Read the original article by Martha Rosenberg from OpEdNews.
Have you noticed the overpowering something-in-the-oven smell that wafts up when you walk past a Subway? Mark Christiano, Subway’s Global Baking Technologist, insists the aroma is not pumped outside to entice passers-by but adds that the bread recipe is “proprietary.”
The truth is in the war for your food dollar, all tactics are on the table from the way a food smells and looks to the way it feels in your mouth.
“Food technologists” use $40,000 devices that simulate a chewing mouth to test and perfect chips, for example. “People like a chip that snaps with about four pounds of pressure per square inch,” says Michael Moss, author of Salt Sugar Fat: How the Food Giants Hooked Us so technologists seek “the perfect break point.”
Fat is a big part of the food technology stagecraft too because it promotes crunch, creaminess and contrast, blends flavors and even lubricates mouthfuls so that people eat faster. And, speaking of fast eating–the actual time it takes to chew food has shrunk. “In the [45 years] that I have been in the food business, we used to have foods that we chewed 15 times and 20 times and 30 times before we swallowed,” says Gail Vance Civille, of the consumer research firm Sensory Spectrum. Now most foods only have to be chewed 12 times and “you’re in for the next hit to get more pleasure,” says Civille.
Food technologists fabricate “complex formulas that pique the taste buds enough to be alluring but don’t have a distinct, overriding single flavor that tells the brain to stop eating,” says Moss. And you thought you just had no self-control!
Here are some foods deliberately designed to hook you at the first whiff or taste.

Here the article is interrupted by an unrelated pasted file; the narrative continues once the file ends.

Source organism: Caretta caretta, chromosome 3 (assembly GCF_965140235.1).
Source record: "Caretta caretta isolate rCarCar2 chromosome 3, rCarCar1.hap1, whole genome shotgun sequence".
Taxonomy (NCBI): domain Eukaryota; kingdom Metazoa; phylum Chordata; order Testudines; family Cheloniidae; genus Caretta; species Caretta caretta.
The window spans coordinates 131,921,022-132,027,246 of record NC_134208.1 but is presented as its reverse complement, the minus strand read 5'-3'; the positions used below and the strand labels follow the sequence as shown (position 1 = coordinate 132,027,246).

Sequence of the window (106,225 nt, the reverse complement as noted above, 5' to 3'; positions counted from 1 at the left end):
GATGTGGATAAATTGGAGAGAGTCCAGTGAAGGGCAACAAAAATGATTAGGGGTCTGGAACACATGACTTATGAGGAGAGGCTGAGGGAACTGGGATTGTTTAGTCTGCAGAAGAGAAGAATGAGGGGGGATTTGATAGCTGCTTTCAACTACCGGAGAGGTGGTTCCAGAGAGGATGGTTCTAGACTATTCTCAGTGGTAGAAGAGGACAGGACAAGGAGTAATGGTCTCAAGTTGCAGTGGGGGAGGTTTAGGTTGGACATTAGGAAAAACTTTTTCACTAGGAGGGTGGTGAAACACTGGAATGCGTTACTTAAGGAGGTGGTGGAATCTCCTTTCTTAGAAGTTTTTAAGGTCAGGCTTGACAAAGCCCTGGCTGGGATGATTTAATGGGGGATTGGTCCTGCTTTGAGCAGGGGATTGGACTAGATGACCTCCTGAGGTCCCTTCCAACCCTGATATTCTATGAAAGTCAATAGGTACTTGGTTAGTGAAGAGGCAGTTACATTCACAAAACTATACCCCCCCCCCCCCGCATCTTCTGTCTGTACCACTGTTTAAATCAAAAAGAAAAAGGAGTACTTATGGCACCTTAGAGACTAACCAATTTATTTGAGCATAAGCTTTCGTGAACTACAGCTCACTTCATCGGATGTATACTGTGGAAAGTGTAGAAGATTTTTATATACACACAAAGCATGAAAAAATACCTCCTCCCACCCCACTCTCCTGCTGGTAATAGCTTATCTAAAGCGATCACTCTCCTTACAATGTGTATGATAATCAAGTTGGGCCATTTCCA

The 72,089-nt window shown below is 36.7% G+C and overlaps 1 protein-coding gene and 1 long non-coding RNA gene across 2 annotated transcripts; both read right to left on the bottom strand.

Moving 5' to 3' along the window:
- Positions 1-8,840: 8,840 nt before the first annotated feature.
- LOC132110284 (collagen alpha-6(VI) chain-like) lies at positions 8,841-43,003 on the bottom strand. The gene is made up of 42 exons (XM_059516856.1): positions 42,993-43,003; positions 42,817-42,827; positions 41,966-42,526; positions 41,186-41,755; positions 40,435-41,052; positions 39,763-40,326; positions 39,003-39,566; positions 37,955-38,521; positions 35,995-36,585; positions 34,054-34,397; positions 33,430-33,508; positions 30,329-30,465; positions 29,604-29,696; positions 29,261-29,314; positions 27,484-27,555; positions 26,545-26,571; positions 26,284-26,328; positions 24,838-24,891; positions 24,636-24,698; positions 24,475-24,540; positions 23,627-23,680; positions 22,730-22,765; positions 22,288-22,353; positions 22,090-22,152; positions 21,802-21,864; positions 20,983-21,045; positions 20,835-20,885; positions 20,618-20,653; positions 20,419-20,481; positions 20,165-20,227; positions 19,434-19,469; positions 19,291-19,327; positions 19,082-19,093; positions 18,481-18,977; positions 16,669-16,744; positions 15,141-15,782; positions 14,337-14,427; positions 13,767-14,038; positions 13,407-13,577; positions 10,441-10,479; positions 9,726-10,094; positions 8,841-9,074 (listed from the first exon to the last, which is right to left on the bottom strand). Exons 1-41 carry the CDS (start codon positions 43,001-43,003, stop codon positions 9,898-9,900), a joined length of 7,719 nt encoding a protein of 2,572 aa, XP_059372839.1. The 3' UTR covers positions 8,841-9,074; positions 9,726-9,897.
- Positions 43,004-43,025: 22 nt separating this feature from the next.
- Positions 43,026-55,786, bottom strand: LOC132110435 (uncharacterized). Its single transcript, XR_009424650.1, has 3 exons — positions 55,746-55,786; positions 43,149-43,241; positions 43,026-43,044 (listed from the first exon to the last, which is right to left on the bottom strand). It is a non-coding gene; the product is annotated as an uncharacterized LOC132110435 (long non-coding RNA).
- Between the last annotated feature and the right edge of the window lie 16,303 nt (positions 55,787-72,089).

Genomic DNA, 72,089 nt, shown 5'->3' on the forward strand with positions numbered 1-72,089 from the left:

Half of Americans drink a soft drink every day and many people admit they are addicted. This is not an accident. To create Cherry Vanilla Dr Pepper, for example, food technologists tested 3,904 “tastings” or versions for “dryness,” “gumminess” and “moisture release,” color and the right mix of cherry, vanilla and Dr Pepper flavoring.
Mountain Dew is arguably the most addictive of all soft drinks including among some gamers who reportedly drink it nonstop. While Dew certainly packs a lot of caffeine, it derives its fizzy bite from phosphoric, citric, malic and tartaric acids, all kept afloat by a controversial additive known as BVO or brominated vegetable oil. BVO, which some food processors are starting to phase out, is also a flame retardant. Yum.
Bacon has become a flavor added everywhere. Unfortunately its taste is created by the controversial sodium nitrite also found in ham, pastrami, salami and Slim Jims. During cooking, nitrites combine with other chemicals to form carcinogens which many health organizations warn against.
Bacon can be made without sodium nitrite but consumers at test kitchens say it is too pale and doesn’t taste like bacon. The New York Times food writer R.W. Apple himself states that “nitrates provide some of the characteristic bacon flavor, and the only nitrite-free bacon I have sampled tasted more like roast pork.”
Have you ever tried to secretly make microwave popcorn at work and found a line of people who smelled it and want to help you eat it?
The irresistible smell is from butter flavoring chemicals like diacetyl and Pentanedione which are dissipated into the air by the heating process. Not surprisingly, there are safety questions. Lawsuits have been brought and won by both workers and consumer who developed “popcorn lung,” a serious condition, from diacetyl.
Snacks are designed by food technologists to have “vanishing caloric density” or the ability to melt in the mouth. If something melts quickly, your brain thinks that there’s no calories in it so you keep eating.
Potato chips have another hook. Their starch is absorbed more quickly than their sugar, which causes glucose levels in the blood to spike and the body to yell “more!”
Fast food, of course, is predicated on being irresistible. Eighty-three percent of people who eat outside of their home do so because of “cravings” and 75 percent who visit restaurants more than once a week do so for a specific dish they crave.
Sweet, salty and fatty foods are hard to resist when they are ubiquitous, cheap and marketed around the clock. But just to be on the safe side, Big Food’s food technologists amp up their irresistibility.